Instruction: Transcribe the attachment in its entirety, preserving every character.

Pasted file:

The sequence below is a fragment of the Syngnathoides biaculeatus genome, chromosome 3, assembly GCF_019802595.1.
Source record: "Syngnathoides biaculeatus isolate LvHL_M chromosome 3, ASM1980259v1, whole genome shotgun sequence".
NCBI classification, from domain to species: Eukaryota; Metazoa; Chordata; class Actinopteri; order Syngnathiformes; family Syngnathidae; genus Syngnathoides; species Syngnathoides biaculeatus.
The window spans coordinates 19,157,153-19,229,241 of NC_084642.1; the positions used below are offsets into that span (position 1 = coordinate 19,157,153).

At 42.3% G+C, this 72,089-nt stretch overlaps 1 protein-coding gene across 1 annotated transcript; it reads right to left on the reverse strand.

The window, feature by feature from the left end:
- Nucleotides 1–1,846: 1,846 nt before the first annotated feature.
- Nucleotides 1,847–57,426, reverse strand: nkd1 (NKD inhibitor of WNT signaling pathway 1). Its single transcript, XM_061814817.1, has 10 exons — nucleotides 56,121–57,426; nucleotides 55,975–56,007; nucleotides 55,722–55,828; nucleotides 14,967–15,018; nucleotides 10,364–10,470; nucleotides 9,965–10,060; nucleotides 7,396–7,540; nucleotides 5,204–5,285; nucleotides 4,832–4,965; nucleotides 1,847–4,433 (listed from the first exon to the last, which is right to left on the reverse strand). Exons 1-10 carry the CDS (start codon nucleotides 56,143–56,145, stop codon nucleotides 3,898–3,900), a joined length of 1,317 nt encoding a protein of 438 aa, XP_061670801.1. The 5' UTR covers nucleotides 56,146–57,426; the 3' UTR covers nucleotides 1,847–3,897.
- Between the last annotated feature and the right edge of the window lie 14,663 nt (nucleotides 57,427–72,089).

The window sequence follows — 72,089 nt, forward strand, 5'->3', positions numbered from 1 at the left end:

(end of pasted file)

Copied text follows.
The sequence below is a fragment of the Syngnathoides biaculeatus genome, chromosome 3, assembly GCF_019802595.1.
Source record: "Syngnathoides biaculeatus isolate LvHL_M chromosome 3, ASM1980259v1, whole genome shotgun sequence".
NCBI classification, from domain to species: Eukaryota; Metazoa; Chordata; class Actinopteri; order Syngnathiformes; family Syngnathidae; genus Syngnathoides; species Syngnathoides biaculeatus.
The window spans coordinates 19,157,153-19,229,241 of NC_084642.1; the positions used below are offsets into that span (position 1 = coordinate 19,157,153).

At 42.3% G+C, this 72,089-nt stretch overlaps 1 protein-coding gene across 1 annotated transcript; it reads right to left on the reverse strand.

The window, feature by feature from the left end:
- Nucleotides 1–1,846: 1,846 nt before the first annotated feature.
- Nucleotides 1,847–57,426, reverse strand: nkd1 (NKD inhibitor of WNT signaling pathway 1). Its single transcript, XM_061814817.1, has 10 exons — nucleotides 56,121–57,426; nucleotides 55,975–56,007; nucleotides 55,722–55,828; nucleotides 14,967–15,018; nucleotides 10,364–10,470; nucleotides 9,965–10,060; nucleotides 7,396–7,540; nucleotides 5,204–5,285; nucleotides 4,832–4,965; nucleotides 1,847–4,433 (listed from the first exon to the last, which is right to left on the reverse strand). Exons 1-10 carry the CDS (start codon nucleotides 56,143–56,145, stop codon nucleotides 3,898–3,900), a joined length of 1,317 nt encoding a protein of 438 aa, XP_061670801.1. The 5' UTR covers nucleotides 56,146–57,426; the 3' UTR covers nucleotides 1,847–3,897.
- Between the last annotated feature and the right edge of the window lie 14,663 nt (nucleotides 57,427–72,089).

The window sequence follows — 72,089 nt, forward strand, 5'->3', positions numbered from 1 at the left end: